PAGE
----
My 13-year-old and I fight about whether you pronounce it: “DAY-go-ba” or “Dah-GO-ba.”
We also disagree on the types we like best. I prefer milk chocolate. She and my husband like dark, dark, dark. We all like that 95 percent of the ingredients are organic.
We’ve been passing the Dagoba Chocolate Tasting Room signs on Highway 66 and Siskiyou Boulevard south of town for years now. But even though we’ve lived in Ashland for almost nine years and we all love chocolate, no one in my family has ever visited the tasting room.
Perhaps because I’ve heard grumbles about it from other locals. There’s not much to see. It’s hard to find out when it’s open. There’s no factory tour.
Visiting the Dagoba Chocolate Factory in Ashland, Oregon
But last month we finally took the plunge. After dropping the 9-year-old at soccer camp, the 3-year-old and I drove to the tasting room. We were half an hour early. We waited on a bench.
First I will tell you that when they finally opened the doors we had a good time there and stayed for over an hour. There were lots of free samples and we tried every kind of chocolate. We bought some chocolate to give as gifts. We examined the chocolate grinding machine and the bean pods. We did not touch either. There were big signs telling us not to do so. We followed these directives.
Now I will tell you the rest of the story: We walked into the shop and the clerk behind the desk did not say hello or welcome, did not ask us if we’d been there before, did not indicate in any way that we should be in the store. In fact, he sighed. I think he stayed up too late the night before. I think he was sorry to be at work. I am hoping it wasn’t personal. But then I asked this brusque young man if I could take a photograph.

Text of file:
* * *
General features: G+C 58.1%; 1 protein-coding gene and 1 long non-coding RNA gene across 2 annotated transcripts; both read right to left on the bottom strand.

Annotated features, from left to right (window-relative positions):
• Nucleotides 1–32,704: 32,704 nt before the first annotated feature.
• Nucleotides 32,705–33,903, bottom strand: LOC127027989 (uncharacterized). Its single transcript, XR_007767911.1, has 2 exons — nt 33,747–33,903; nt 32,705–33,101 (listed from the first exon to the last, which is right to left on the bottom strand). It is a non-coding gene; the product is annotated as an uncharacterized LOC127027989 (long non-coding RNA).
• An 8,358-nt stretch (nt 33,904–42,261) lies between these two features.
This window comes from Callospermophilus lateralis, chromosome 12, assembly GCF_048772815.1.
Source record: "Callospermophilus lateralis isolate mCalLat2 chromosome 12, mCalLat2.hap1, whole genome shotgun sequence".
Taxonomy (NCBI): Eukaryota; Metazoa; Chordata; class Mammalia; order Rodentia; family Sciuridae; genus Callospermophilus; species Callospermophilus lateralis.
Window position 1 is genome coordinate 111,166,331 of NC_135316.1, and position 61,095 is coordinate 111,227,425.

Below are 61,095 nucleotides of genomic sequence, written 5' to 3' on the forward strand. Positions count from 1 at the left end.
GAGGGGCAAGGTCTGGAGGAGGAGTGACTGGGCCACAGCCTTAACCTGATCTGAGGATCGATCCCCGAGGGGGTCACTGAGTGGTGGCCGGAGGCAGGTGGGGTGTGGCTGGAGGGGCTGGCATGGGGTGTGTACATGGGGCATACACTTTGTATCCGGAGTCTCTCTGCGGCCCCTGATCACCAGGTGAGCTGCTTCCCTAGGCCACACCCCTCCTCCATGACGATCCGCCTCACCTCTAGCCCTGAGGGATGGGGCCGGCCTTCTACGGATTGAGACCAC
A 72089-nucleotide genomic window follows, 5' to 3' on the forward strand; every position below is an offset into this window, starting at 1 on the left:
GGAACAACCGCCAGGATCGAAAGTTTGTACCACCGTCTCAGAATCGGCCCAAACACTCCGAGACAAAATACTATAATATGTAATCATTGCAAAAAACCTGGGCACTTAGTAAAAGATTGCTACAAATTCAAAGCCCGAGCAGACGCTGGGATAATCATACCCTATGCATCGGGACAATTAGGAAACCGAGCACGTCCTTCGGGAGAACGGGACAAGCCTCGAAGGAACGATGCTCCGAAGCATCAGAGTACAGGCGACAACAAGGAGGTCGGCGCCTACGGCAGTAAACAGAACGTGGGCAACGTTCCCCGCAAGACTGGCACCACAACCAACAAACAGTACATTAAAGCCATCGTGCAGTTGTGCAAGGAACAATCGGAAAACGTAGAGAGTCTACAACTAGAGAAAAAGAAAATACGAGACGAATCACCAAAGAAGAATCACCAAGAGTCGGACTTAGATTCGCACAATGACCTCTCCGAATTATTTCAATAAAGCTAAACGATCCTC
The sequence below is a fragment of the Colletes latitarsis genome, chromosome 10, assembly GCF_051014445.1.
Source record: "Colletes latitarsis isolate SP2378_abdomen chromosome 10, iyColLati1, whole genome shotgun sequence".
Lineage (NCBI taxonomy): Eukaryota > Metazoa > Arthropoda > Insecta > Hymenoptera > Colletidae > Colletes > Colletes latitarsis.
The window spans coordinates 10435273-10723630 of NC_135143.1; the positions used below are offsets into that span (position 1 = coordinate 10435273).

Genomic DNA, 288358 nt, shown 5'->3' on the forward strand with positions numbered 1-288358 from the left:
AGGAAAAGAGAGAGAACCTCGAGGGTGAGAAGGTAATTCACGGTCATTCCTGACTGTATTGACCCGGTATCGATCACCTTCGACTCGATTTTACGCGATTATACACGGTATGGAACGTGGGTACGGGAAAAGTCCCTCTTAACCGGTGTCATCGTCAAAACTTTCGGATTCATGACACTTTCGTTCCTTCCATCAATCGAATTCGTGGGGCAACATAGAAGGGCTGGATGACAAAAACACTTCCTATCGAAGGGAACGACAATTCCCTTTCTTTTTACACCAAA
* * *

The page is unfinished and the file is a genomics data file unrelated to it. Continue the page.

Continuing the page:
“I don’t actually know,” he answered curtly. “I’ll go find out.”
He was gone for quite a while. I could have snapped some pictures. But I did not. As mentioned above, I was trying to follow directions.
His supervisor came bustling out.
“Oh, no, no. No photographs,” she said.
“I can’t take a picture of my daughter in your shop?” I asked.
“Well. No. Well. We have competitive pricing here and we would not want to see that on the Internet.”
I will try to translate: I think she meant that the chocolate is less expensive if you buy it from the Dagoba Chocolate Tasting Room retail store than it is if you buy it at a chocolate boutique or the supermarket. Why she would not want people to know that, I cannot fathom.
(Shh, don’t tell anyone. Don’t come to the tasting room to, gasp, buy chocolate or anything. Above all, don’t take a photograph of you or your family members enjoying being there and then post said photo on the internet.)
She did finally agree to let me take some photos just of my daughter in a place that she specified as long as there were no priced Dagoba products in the frame (I kid you not). And she also kindly took one photograph of me.
The attitude in the tasting room perplexed me. Ashland is a tourist town. You will find the nicest most courteous people in the world here—store owners, shop clerks, tourists, locals, everyone.
Dagoba was bought by the Hersey Company in 2006. It is no longer an Ashland-owned company. You can look through a viewing window and watch them package up their chocolates. HERSEY’S is printed in big lettering on the side of the boxes.
It would be convenient to blame the discourtesy on the fact that they are no longer a locally-owned locally-accountable company. Let’s do that.
In the meantime, it’s worth a stop on your Ashland itinerary. Avoid Monday mornings. Go with low expectations. Try all the chocolates. Leave your camera in the car.
If you go to the Dagoba Chocolate Tasting Room:
Dagoba Organic Chocolate
1105 Benson Way
Ashland, OR 97520
Hours: Monday through Friday – 10 am to 4 pm
Project Discover Ashland Oregon is a series of posts chronicling my attempts to learn more about our home town. Read the rest:
On the docket: A backstage tour of a local ice cream shop (it says on the door that tours are available), a visit to a psychic (dare I do it? Ashland is very hooey-wooey. People talk about their great morning meditations and energy work. I’ve yet to muster up the courage but I’m going soon. Stay tuned.)